In software development, the phrases “free as in speech” and “free as in beer” are used to distinguish context. Free as in beer refers to the cost of software. You can acquire it at little to no cost or someone can purchase it for you, but you can’t access the inner workings of its functionality, change its service, or make copies for distribution. I can sell you some free as in beer software and that’s it. It’s yours to use only for the purpose that I intended. Free as in speech refers to what you are allowed to do with software whether you purchase it or not. Some technology allows the buyer, or end user, to access the source code, manipulate its design and functionality, improve upon and modify the technology, and distribute the original or hacked versions as they wish. I can sell you some free as in speech software but your liberties are completely yours once you’ve acquired it.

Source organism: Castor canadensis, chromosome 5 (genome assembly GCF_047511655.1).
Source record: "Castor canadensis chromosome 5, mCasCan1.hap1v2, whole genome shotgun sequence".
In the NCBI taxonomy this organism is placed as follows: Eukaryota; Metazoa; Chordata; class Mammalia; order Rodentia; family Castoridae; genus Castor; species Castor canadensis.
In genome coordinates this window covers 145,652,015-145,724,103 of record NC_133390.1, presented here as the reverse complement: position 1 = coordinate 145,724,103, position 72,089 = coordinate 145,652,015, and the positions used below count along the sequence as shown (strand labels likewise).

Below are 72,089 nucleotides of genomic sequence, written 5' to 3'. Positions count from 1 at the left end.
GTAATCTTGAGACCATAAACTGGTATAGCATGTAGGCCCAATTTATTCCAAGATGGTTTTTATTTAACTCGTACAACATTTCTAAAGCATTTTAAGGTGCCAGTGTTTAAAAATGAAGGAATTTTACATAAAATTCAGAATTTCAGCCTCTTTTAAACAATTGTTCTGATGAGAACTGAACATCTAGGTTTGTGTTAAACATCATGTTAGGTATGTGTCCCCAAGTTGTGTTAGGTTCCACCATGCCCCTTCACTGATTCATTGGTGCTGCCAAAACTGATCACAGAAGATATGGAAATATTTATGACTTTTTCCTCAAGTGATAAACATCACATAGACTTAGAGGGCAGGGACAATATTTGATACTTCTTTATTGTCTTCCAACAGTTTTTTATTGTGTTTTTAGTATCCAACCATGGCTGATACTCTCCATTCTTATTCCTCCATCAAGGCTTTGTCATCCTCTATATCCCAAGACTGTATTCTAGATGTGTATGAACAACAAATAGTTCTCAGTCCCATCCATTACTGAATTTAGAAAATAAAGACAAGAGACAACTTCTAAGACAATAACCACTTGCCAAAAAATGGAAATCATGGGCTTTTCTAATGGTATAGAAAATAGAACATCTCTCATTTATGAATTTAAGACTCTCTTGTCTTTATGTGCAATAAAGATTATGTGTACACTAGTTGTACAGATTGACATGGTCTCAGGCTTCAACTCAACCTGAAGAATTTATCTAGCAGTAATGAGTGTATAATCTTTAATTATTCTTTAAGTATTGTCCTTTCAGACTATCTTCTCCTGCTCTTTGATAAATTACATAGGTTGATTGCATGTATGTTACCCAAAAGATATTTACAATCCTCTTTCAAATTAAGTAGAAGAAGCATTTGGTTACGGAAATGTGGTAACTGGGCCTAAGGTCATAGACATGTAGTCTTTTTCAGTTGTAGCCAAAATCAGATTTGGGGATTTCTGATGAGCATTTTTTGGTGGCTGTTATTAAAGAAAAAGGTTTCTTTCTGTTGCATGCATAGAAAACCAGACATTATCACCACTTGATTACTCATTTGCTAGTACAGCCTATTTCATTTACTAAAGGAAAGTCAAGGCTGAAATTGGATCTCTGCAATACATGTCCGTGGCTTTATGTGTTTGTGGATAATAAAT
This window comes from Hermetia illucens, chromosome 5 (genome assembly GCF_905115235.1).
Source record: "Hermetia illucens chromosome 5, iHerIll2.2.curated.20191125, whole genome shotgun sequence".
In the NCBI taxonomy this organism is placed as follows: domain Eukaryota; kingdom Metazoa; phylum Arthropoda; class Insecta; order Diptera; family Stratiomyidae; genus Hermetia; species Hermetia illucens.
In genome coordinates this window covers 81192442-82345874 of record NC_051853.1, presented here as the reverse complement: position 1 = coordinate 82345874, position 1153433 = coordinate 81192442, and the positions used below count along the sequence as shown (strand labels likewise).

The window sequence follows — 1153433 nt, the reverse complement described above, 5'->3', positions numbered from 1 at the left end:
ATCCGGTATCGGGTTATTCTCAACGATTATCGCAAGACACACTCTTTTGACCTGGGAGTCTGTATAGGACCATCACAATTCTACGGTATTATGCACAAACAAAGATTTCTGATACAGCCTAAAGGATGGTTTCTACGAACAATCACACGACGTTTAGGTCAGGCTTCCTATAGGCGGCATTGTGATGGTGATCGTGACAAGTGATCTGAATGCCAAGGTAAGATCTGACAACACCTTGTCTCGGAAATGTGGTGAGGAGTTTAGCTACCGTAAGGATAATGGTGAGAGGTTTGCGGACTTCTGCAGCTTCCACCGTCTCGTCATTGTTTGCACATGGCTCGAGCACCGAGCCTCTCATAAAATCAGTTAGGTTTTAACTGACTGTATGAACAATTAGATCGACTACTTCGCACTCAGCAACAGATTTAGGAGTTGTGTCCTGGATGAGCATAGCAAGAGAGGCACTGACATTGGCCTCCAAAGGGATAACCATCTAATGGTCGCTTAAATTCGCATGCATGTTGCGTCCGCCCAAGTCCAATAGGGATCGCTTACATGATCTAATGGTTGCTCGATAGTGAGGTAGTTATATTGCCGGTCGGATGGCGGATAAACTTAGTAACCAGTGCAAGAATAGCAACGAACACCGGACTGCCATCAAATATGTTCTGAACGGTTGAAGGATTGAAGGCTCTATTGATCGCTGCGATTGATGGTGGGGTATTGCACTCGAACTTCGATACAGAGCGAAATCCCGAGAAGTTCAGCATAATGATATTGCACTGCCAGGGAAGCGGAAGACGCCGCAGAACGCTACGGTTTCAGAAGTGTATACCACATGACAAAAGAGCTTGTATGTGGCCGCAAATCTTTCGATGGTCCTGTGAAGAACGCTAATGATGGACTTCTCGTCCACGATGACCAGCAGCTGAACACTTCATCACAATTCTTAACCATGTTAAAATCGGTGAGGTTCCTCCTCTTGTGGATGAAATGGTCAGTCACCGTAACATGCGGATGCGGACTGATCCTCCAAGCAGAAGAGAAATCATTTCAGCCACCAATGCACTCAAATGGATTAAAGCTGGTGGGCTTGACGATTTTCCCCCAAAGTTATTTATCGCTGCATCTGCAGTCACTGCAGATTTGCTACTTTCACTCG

Higher education follows a similar trend. Students can pay for college degrees, which include specific knowledge, new ways of thinking and problem solving, and the general ability to learn. But, thanks to the internet, especially YouTube, no one can prevent a person from sharing the knowledge they acquire from any source. Education is free as in beer when you attend an accredited university. You, or someone else, pays your tuition. You pass your classes and upon graduation, you receive the acclamation of a degree at an established university. That acclaim opens career doors, creates a professional network, and helps determine a base salary and ultimately your quality of life. Education is free as in speech when it is acquired and then distributed throughout online platforms that teach free or low-cost coursework. Students give back by sharing legitimate accredited resources, like notes, exams, and textbooks. Then end users take this knowledge to supplement formal instruction or craft their own independent curriculums.